Marker Logo HMdb.org THE HISTORICAL
MARKER DATABASE
“Bite-Size Bits of Local, National, and Global History”
“Bite-Size Bits of Local, National, and Global History”
Andersonville in Macon County, Georgia — The American South (South Atlantic)
 

Grave Markers

 
 
Grave Markers Marker image. Click for full size.
By J. Makali Bruton, December 26, 2017
1. Grave Markers Marker
Inscription.

Grave Markers
In the summer of 1867 someone photographed the prisoners’ graves from this same perspective. Names and unit numbers in the historic photo match the information on the present headstones.

The markers in the photograph are wooden headboards. In 1878 they were replaced by these marble headstones; otherwise this part of the cemetery has changed little since the Civil War.
 
Location. 32° 12.137′ N, 84° 7.912′ W. Marker is in Andersonville, Georgia, in Macon County. Marker is on Cemetery Road north of Prison Site Road, on the left when traveling north. Touch for map. Marker is in this post office area: Andersonville GA 31711, United States of America.
 
Other nearby markers. At least 8 other markers are within walking distance of this marker. The Raiders' Graves (about 400 feet away, measured in a direct line); Memorial to American Former Prisoners of War Stalag XVII-B (about 500 feet away); 3 - inch Ordnance Rifle (approx. 0.4 miles away); 6 - pounder Field Gun (approx. 0.4 miles away); Memorial Day Order (approx. 0.4 miles away); Wisconsin (approx. 0.4 miles away); Clara Barton (approx. 0.4 miles away); Lizabeth A. Turner (approx. 0.4 miles away). Touch for a list and map of all markers in Andersonville.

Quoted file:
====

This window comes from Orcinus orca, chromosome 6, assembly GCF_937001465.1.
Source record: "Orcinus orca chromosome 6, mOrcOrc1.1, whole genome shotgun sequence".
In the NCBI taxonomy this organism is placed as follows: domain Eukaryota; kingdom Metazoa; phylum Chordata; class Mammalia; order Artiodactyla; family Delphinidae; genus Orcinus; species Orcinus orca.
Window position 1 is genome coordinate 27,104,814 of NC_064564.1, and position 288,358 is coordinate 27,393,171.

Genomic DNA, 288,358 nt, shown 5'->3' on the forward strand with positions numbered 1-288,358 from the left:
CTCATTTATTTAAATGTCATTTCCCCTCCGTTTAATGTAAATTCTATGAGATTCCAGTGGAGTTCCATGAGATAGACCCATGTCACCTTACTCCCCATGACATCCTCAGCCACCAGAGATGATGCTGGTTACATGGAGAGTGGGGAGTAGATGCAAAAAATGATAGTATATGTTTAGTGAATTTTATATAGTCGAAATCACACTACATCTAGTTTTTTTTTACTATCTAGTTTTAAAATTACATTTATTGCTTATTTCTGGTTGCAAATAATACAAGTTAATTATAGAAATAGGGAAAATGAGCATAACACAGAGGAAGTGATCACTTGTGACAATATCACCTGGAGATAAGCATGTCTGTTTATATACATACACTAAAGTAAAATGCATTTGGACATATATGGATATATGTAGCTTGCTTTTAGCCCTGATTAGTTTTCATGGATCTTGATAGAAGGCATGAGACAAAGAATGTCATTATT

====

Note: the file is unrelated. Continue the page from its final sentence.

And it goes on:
Also see . . .  The Story of the Headstones at Andersonville National Cemetery
Grave Markers Marker image. Click for full size.
By J. Makali Bruton, December 26, 2017
2. Grave Markers Marker
The headstones have been decorated for the Christmas season. The 1912 Illinois Monument can be seen in the background.
. "Thousands of "unknown" Civil War soldiers, Union and Confederate, lie in cemeteries across the nation. Many died in battle, many in prison camps. The lack of record keeping, the lack of a formal identification system (dog tags were not required) and the high number of battle deaths combined to create the large number of soldiers interred without a name associated to an individual gravesite." (Submitted on February 9, 2018, by J. Makali Bruton of Querétaro, Mexico.) 
 
Categories. Cemeteries & Burial SitesWar, US Civil
 
 
Credits. This page was last revised on February 9, 2018. This page originally submitted on February 9, 2018, by J. Makali Bruton of Querétaro, Mexico. This page has been viewed 71 times since then. Photos:   1, 2. submitted on February 9, 2018, by J. Makali Bruton of Querétaro, Mexico.
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